Britney Spears explains she’s shaving her head after years of being ‘the eye’

Britney Spears is opening up in her upcoming memoir about previously unknown details about her life — including one abortion she says had while dating Justin Timberlake, and her much-scrutinized decision to shave her head at a California barbershop in 2007.

The choice to shave her head was an act of rebellion, Spears writes, against years of voyeurism and tabloid scrutiny that had been directed at her since her meteoric rise to fame in the late 1990s.

“I’d gotten so many eyes growing up. I’d been looked up and down, had people tell me what they thought of my body since I was a teenager,” Spears writes in an excerpt from “The Woman In Me”. “

“Shaving my head and acting out were my ways of pushing myself back,” she says.

Spears says that during a conservatorship that dictated her life for nearly 14 years, when her father and a lawyer controlled everything from the pop star’s professional decisions to her finances, she “realized those days were over.”

“I had to grow my hair out and get back in shape. I had to go to bed early and take the medicine they told me to take,” she writes, according to excerpts from the book published by People magazine on Tuesday.

In other excerpts from the book, published by Simon & Schuster, a division of CBS News parent Paramount Global, Spears recounts several of her experiences under the court-ordered arrangement that saw her father, Jamie Spears, along with an attorney appoint her co-conservator, legal status to control the most basic aspects of her existence as of early 2008.

Spears recalls criticism and body shaming from her father, which, she says, began in childhood and continued into conservatory. The anecdotes return to Spears’ striking testimony in court in 2021, when she successfully made her case to be freed from the order, Spears said the conservatorship and her father’s control over her was abuse, adding, “I’ve been in shock. I’m traumatized.”

In the memoir, which will be published in full next week, Spears writes: “Feeling like you’re never good enough is a soul-crushing condition for a child. He would [her father] drummed that message into me as a girl, and even after I had accomplished so much, he continued to do it to me.”

“I became a robot. But not just a robot – a kind of child robot. I had become so infantilized that I was losing pieces of what made me feel like myself,” she continues. “The conservatory stripped me of my femininity, turned me into a child. I became more of an entity than a person on stage. I had always felt music in my bones and my blood; they stole that from me.”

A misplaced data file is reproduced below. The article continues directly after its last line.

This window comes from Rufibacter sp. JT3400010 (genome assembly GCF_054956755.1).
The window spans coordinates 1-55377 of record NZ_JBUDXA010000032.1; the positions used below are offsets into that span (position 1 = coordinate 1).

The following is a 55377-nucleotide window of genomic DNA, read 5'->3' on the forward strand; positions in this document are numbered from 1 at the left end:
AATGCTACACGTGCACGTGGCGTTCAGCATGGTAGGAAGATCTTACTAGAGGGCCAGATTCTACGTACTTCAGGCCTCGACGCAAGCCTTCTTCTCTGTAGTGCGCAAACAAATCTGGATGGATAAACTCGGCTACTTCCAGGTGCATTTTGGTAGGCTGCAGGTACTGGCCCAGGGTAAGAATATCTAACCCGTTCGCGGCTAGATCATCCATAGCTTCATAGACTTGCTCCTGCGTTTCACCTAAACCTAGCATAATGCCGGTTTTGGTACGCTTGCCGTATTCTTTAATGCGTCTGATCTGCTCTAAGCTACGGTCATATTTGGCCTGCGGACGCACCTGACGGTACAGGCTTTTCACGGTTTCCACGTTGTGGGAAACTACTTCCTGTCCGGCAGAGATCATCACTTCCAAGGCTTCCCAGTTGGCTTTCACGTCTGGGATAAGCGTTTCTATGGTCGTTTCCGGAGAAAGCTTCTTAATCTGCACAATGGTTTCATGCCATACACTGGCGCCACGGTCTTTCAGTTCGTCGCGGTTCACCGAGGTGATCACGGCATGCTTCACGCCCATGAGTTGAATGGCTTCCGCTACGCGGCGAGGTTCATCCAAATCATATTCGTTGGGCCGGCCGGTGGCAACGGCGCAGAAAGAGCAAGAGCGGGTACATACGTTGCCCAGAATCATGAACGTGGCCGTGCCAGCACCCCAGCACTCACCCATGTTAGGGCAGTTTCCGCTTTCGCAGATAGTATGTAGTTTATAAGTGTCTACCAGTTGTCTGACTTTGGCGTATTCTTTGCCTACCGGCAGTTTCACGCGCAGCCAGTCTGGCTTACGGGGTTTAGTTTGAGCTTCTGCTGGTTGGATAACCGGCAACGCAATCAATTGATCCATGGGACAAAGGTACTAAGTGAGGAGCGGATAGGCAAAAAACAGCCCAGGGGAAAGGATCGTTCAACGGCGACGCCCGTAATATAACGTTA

Spears recalled “feeling like a shadow” of herself during conservatory.

“I think back now that my father and his associates have control over my body and my money for so long and it makes me feel sick,” she writes. “Think about how many male artists gambled away all their money; how many had drug addictions or mental problems. Nobody tried to take away. their control over their bodies and money. I didn’t deserve what my family did to me.”

CBS News has reached out to a representative for Jamie Spears’ attorney, but did not immediately hear back.

Spears also says in the book that her high-profile romance in the 2000s with Justin Timberlake was not what it seemed and that she had a miscarriage while they were dating.

“At one point when we were dating, I got pregnant with Justin’s baby,” she says. “It was a surprise, but for me it wasn’t a tragedy. I loved Justin so much … But Justin was definitely not happy about the pregnancy.”

CBS News has reached out to representatives for Timberlake for comment, but has not yet heard back.

Additional excerpts from “The Woman In Me” were released Monday by Spears herself.

“My story is your October 24,” she subtitle a video shared on X, formerly known as Twitter. The video itself is fleeting with a total playing time of only 26 seconds. It contains a number of quotes taken from the memoirs, although the context surrounding them is unclear.

“My behavior was innocent – and it wasn’t an act. I didn’t know what I was doing,” reads one quote, while others say, “It felt like I was living on the edge of a cliff,” and “I don’t want it to be real, this is just a dream.”

Wendy Naugle, editor-in-chief of People magazine, discussed Spears’ book Tuesday on “CBS Mornings,” saying the star “writes very honestly and painfully in the book that the conservatory was soul-crushing” and calls it “her trial.” to reclaim his own life and his own narrative.”

“She wanted to try to be an adult, but they wouldn’t let her be an adult, so she would go back to being a child,” Naugle said. “Growing up is a process, and she was kind of denied that process of becoming a woman.”

Exclusive excerpts from “The Woman in Me” will be available this week on People magazine’s platforms as well “CBS Mornings” up to the publication of the memoir.

Analisa Novak contributed to this article.

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